No, not exactly. While acts like Goverment Alpha, Haare, C.C.C.C. fit the broad idea of "Psychedelic Noise," what I'm more after is the idea of noise as psychedelia. Less "Merzbow and shrooms are a fun combination," and more this idea as sketched out by Bubble-Congeries and others upthread as a kind of personal psychedelia. For instance, based on their post BC tends to feel a burrowing sensation in their ear, whereas someone like James tends to experience it as a blocky brutalist thing or "smoky bolts." Which is to say at least these people (I can't speak for everyone on the forum, I'm sure there are those who just listen to the sounds and are content with no need for further perceptual experience/analysis, which is totally fine, this is just one of my... obsessive interests in the realm of noise,) have a tendency to experience something a little "beyond the noise" or maybe a better way to put it would be "alongside" or "in addition to" (would it be too much to invoke transcending?) the experience of listening.

To be honest, I kind of got the idea after watching this really interesting video essay on noise in cinema, I've timestamped the point that kind of made me start thinking of this stuff but the whole thing is a really interesting watch if you're interested in exploring the idea of "noise" across different mediums and modalities, as I am.

https://www.youtube.com/watch?v=X4D1a8e ... =2&t=1212s

In hindsight I feel like maybe "Noise Perceptions" would have been a better thread title but that felt a little vague to me. Honestly I'm more after just a general dialogue pertaining to "what do you feel/experience when you listen to noise and/or what kind of "traditional" visual media best captures noise for you personally." It's interesting to see how different people react to this stuff.
That all makes a lot of sense, and it's something that I can resonate with. Visual/textual noise is definitely a big interest of mine, so I will check out that video you linked!
I'm also very interested in the idea of textual noise. Do you have any resources or thoughts in general on that subject? In my noise-inspired writing I've really been wanting to try and capture the... nature of noise and not so much simple sonic/textural onomatopoeia (e.g. crunches, roars, scrapes and the like,) rather something more like... the textual equivalents of effects pedals? For instance with say delay pedals, I am not trying to write what delay pedals do but what the delay effect sounds like, in the sense of playing with time and decay, but how do you capture the idea of textural decay outside of simple textural-structural analogues? (such as say having the text color get progressively lighter to simulate sonic decay over time.) I've managed to find one academic piece on "noise writing" by the experimental author Sierra German, I'll link it here in case you might be interested:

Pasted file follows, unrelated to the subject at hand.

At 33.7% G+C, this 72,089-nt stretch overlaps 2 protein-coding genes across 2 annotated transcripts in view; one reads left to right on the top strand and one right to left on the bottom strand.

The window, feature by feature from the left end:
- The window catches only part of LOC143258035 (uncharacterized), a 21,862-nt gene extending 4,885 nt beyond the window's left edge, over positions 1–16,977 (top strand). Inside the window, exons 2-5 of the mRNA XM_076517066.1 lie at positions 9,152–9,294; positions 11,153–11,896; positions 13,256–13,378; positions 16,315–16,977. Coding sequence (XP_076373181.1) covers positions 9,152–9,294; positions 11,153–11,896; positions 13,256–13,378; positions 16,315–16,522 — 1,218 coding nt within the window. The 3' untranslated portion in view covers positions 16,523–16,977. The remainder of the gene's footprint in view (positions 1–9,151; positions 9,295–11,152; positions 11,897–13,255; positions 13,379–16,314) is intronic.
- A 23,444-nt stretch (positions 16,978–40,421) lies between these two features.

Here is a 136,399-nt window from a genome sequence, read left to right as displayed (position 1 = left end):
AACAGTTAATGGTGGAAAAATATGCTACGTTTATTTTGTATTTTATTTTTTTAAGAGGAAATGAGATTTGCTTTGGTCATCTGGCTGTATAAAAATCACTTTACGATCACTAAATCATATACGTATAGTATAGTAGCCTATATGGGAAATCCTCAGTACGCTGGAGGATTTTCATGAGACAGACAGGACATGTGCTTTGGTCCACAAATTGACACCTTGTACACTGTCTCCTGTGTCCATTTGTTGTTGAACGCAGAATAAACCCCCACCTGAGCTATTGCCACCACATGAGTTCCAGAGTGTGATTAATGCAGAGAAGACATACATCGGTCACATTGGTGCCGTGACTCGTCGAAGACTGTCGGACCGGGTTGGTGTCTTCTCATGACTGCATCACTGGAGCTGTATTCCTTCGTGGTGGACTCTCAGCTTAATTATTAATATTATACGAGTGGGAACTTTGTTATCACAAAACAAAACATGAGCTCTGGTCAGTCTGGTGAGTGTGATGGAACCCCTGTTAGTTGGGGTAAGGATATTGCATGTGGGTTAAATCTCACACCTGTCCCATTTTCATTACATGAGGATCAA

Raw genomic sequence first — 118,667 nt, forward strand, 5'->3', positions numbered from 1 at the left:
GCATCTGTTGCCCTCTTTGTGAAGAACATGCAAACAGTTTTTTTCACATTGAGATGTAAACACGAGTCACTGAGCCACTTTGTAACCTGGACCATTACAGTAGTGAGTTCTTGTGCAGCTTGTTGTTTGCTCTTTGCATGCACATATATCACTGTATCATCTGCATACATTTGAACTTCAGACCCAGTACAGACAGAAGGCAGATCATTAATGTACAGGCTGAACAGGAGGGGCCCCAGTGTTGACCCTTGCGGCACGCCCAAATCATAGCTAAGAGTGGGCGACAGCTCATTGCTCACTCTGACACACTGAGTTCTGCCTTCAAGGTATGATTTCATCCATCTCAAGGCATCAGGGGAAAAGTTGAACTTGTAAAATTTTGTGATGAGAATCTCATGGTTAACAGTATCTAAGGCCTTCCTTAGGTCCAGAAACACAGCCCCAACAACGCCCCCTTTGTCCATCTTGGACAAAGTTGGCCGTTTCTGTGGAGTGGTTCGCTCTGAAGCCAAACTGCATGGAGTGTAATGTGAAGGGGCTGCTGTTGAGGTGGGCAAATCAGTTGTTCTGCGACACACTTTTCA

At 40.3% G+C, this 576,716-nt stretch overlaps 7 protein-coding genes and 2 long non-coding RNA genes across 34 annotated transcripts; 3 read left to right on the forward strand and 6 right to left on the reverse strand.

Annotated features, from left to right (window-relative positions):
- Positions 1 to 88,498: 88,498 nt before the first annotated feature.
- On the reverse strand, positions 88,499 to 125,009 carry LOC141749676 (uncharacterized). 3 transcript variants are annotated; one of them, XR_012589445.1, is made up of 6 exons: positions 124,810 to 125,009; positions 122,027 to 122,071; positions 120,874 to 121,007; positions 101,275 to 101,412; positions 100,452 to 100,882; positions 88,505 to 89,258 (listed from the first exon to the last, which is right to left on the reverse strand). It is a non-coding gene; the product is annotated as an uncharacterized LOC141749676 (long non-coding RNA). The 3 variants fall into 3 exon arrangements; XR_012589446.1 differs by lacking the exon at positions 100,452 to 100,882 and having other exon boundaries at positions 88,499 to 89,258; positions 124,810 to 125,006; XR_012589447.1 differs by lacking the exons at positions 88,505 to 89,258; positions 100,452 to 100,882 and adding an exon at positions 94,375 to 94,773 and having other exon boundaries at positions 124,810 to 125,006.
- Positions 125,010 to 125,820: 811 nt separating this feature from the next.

https://dspace.cuni.cz/bitstream/handle ... sequence=1
That's really interesting! I have heard of some books that try to do things like that. It's not translated, but from what I understand about it after talking with people who have read it in German, is that there are sections of the book where the text literally fades or is (I think) scribbled out. Even the cover of the book is designed so that as it is read, the color of the printing will wear off over time, making the title and everything else just gradually disappear. https://theuntranslated.wordpress.com/2 ... ael-lentz/

When I think of "textual noise," I'm usually thinking in terms of "noise as disruption of an ordered system" (or noise in the abstrac), rather than noise as strictly a sonic phenomenon (i.e. onomatopeoeia), if that makes sense. So I am thinking of things like Burroughs' cut-ups, Celine's constant use of elipses, or even just random examples of decaying, unfinished, or note-form texts (like The Book of Disquiet, The 120 Days of Sodom, or egodic literature). I think a lot of stuff by Dennis Cooper also contains formal elements that fit with this idea (shifting between types of text, removal of context, strange, overarching structures, etc.).

The other obvious person here, I think, is Antonin Artaud, who did a bunch of bizarre sound poetry. I have a bunch of audio files of it, so if you (or anyone else) wants them, let me know!
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Re: Noise Visualizations

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SS1535 wrote: Mon Feb 19, 2024 12:10 pm The other obvious person here, I think, is Antonin Artaud, who did a bunch of bizarre sound poetry. I have a bunch of audio files of it, so if you (or anyone else) wants them, let me know!
Would love to hear these!
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Re: Noise Visualizations

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murmur wrote: Mon Feb 19, 2024 12:28 pm
SS1535 wrote: Mon Feb 19, 2024 12:10 pm The other obvious person here, I think, is Antonin Artaud, who did a bunch of bizarre sound poetry. I have a bunch of audio files of it, so if you (or anyone else) wants them, let me know!
Would love to hear these!
They are probably online somewhere, but I can send you the files. PM me an email!
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Re: Noise Visualizations

Post by murmur »

SS1535 wrote: Mon Feb 19, 2024 1:03 pm
murmur wrote: Mon Feb 19, 2024 12:28 pm
SS1535 wrote: Mon Feb 19, 2024 12:10 pm The other obvious person here, I think, is Antonin Artaud, who did a bunch of bizarre sound poetry. I have a bunch of audio files of it, so if you (or anyone else) wants them, let me know!